A day after trying to ease tensions, Israeli Prime Minister Benjamin Netanyahu on Monday rejected U.S. demands to end the construction of new housing units in disputed East Jerusalem, leaving the two allies in the middle of an increasingly uncomfortable diplomatic feud.
The United States wants Netanyahu to order a halt to the construction and make a gesture to Palestinians that could help lead to peace negotiations.
But Netanyahu, arguing that the construction of 1,600 housing units on land occupied by Israel since the 1967 Middle East War poses no harm to Palestinians, showed no signs of acquiescing to U.S. demands.
“The building of those Jewish neighborhoods in no way hurts the Arabs of East Jerusalem and did not come at their expense,” Netanyahu told parliament, according to news reports.
Jerusalem city officials said they had received no instructions to delay the Ramat Shlomo project.
The Obama administration has repeatedly criticized the Israeli government for its announcement last week of the project in East Jerusalem.
The announcement came as Vice President Joe Biden arrived for a visit, infuriating Washington and inflaming public opinion among Arabs in a step Netanyahu and other Israelis have acknowledged was a blunder.
The Obama administration last year demanded a freeze in Jewish settlements in the West Bank, and Palestinian leaders have made it a condition for participation in peace talks.
U.S. officials have continued to press the Netanyahu government as they seek concessions for a new round of talks that had been scheduled to start soon.
The White House must decide how far it is willing to push Israel, which enjoys strong popularity among Americans. Secretary of State Hillary Rodham Clinton called the announcement “an insult to the United States,” and experts predict a period of stormy relations.
Israel’s ambassador to the U.S., Michael Oren, said Sunday that the standoff had became a “crisis of historic proportions,” according to reports in Israeli newspapers.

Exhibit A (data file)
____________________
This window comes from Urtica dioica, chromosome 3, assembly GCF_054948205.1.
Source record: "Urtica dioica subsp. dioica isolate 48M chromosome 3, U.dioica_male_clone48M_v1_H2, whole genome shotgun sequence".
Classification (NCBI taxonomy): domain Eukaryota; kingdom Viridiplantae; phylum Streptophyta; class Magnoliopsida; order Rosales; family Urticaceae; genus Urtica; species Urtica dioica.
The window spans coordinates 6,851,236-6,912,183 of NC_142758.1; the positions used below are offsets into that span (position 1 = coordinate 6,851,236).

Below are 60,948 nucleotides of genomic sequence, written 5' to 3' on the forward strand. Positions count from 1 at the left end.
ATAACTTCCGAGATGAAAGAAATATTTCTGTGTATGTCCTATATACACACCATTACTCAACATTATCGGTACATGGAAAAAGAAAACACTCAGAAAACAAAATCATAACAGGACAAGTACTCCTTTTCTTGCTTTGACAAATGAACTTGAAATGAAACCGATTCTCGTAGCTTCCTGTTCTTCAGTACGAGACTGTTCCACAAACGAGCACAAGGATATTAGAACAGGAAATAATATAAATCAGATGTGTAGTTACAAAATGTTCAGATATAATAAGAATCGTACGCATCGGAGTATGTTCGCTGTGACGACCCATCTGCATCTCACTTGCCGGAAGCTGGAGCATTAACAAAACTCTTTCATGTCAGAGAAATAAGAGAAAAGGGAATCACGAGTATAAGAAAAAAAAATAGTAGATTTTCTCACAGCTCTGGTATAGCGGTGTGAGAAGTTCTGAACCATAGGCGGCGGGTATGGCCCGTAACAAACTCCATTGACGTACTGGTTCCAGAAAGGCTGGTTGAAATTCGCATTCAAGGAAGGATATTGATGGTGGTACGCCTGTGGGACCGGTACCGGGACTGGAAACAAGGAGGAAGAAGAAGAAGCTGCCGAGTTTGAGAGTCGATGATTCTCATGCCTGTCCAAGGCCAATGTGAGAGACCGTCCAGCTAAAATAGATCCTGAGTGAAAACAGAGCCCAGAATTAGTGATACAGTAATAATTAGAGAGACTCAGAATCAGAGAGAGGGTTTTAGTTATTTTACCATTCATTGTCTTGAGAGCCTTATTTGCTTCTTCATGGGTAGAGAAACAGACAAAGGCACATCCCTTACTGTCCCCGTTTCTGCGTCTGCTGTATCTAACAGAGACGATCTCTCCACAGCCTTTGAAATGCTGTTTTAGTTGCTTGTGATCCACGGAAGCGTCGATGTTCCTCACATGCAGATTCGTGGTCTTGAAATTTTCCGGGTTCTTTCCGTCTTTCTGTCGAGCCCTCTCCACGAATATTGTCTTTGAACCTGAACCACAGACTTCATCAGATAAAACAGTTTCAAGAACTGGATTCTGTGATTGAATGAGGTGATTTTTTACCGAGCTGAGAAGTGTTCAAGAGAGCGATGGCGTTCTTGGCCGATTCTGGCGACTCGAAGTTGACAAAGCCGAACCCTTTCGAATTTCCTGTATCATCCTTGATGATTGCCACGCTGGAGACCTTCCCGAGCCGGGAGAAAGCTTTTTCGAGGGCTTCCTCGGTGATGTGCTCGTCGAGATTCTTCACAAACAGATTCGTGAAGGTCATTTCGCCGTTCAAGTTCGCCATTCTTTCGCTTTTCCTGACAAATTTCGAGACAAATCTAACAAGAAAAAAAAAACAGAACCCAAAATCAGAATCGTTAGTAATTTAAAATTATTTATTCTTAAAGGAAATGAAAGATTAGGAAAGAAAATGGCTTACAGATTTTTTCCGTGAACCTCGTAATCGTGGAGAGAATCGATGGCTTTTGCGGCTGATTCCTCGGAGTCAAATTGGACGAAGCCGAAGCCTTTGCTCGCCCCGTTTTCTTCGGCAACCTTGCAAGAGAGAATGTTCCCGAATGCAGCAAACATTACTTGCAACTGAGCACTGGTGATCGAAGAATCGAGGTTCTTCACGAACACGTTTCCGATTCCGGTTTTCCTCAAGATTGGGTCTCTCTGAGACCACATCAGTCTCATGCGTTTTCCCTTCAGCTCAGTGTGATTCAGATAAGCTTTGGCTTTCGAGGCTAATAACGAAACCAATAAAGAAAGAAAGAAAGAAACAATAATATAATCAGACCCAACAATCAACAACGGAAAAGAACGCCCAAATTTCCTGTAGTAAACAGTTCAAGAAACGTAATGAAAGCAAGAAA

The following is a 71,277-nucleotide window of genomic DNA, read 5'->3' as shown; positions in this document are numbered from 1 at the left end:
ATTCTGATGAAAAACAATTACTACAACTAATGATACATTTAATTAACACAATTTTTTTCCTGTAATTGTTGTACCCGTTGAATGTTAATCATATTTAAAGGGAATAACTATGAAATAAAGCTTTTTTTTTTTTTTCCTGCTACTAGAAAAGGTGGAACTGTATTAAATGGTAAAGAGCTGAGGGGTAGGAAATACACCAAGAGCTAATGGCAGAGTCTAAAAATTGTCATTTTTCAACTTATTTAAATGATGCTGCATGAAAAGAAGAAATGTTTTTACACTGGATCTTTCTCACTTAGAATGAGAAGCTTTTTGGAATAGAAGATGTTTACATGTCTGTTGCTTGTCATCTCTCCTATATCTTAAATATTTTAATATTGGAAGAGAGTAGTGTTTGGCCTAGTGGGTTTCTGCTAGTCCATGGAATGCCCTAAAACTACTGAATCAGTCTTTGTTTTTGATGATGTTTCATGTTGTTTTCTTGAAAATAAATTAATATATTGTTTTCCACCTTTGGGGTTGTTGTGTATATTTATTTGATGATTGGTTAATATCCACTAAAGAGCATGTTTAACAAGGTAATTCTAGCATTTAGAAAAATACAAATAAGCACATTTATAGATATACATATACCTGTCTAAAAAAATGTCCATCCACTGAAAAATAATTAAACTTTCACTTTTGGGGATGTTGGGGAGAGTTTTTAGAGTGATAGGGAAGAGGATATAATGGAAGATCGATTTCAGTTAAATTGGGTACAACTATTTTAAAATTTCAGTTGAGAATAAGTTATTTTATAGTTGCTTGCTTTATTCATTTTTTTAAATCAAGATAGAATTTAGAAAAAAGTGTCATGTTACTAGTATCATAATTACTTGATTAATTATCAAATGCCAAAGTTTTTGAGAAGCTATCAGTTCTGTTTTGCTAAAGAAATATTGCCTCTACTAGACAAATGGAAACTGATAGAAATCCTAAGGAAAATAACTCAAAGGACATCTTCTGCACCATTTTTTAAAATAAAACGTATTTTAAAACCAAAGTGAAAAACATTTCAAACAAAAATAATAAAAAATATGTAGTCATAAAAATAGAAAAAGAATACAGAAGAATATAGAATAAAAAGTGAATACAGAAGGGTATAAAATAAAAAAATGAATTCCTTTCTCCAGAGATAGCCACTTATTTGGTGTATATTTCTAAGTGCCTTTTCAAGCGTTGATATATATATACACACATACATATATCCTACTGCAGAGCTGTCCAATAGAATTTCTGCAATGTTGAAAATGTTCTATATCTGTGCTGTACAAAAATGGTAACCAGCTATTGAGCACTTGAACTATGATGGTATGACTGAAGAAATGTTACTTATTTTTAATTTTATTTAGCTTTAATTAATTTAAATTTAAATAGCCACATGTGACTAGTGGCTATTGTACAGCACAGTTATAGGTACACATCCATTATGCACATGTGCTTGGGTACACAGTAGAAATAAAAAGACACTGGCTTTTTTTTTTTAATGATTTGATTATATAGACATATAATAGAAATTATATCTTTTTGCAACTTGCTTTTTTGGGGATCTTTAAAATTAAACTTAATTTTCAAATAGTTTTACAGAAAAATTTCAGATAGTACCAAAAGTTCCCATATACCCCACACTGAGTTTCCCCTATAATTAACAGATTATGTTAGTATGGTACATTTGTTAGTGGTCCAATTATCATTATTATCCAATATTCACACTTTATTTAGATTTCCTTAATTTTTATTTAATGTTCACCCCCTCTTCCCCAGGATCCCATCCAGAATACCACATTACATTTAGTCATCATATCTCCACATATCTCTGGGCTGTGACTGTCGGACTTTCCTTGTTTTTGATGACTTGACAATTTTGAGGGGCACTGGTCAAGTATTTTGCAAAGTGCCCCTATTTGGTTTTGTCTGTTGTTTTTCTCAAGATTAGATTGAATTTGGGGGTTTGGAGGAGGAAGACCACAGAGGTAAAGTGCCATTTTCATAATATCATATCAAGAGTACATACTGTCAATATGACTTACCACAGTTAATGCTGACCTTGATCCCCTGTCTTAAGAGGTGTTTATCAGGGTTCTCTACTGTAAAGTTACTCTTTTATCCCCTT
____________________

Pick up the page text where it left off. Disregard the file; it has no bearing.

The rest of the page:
Clinton, in a lengthy phone call to Netanyahu on Friday, requested “specific things” Israel should do to redress the situation, said State Department spokesman P.J. Crowley. In response, Netanyahu expressed regret Sunday, a step the White House called “a good start.”
The administration didn’t immediately react to Netanyahu’s latest statement. Crowley said U.S. officials would not judge Israel’s reaction until they received a more formal response to Clinton’s request.
Analysts said the administration appeared to have no contingency plan in the event of an Israeli refusal to halt the construction.
But the risks for Netanyahu are also high, since many Israelis consider strong ties with the U.S. essential to the country’s security and stability.
In both countries, conservative and liberal supporters of Israel are wrestling with the issue. Israeli conservatives are urging Netanyahu to stand up to the U.S., which they said is using the crisis in an attempt to cripple, or even topple, his government.
In Washington, many influential members of Congress, such as Rep. Howard Berman (D-Calif.), chairman of the House Foreign Affairs Committee, had yet to take a position.
Sen. Dianne Feinsten (D-Calif.) supported the administration’s criticism of Israel.
“I believe strongly that Israel can remain a Jewish democratic state with secure borders only if there is a two-state solution, and a lasting peace,” she said. “The chronic expansion of settlements is a serious obstacle which much must be overcome.”
Republican lawmakers, meanwhile, appeared to be gearing up to denounce Obama over the flap.
Washington’s many pro-Israel advocacy groups are divided.
The Anti-Defamation League and the American Israel Public Affairs Committee, or AIPAC, criticized the administration.
It “should make a conscious effort to move away from public demands and unilateral deadlines directed at Israel,” said AIPAC, which describes itself as the most influential U.S. foreign policy lobby.
But liberal groups, including Americans for Peace Now, praised the administration. LAT
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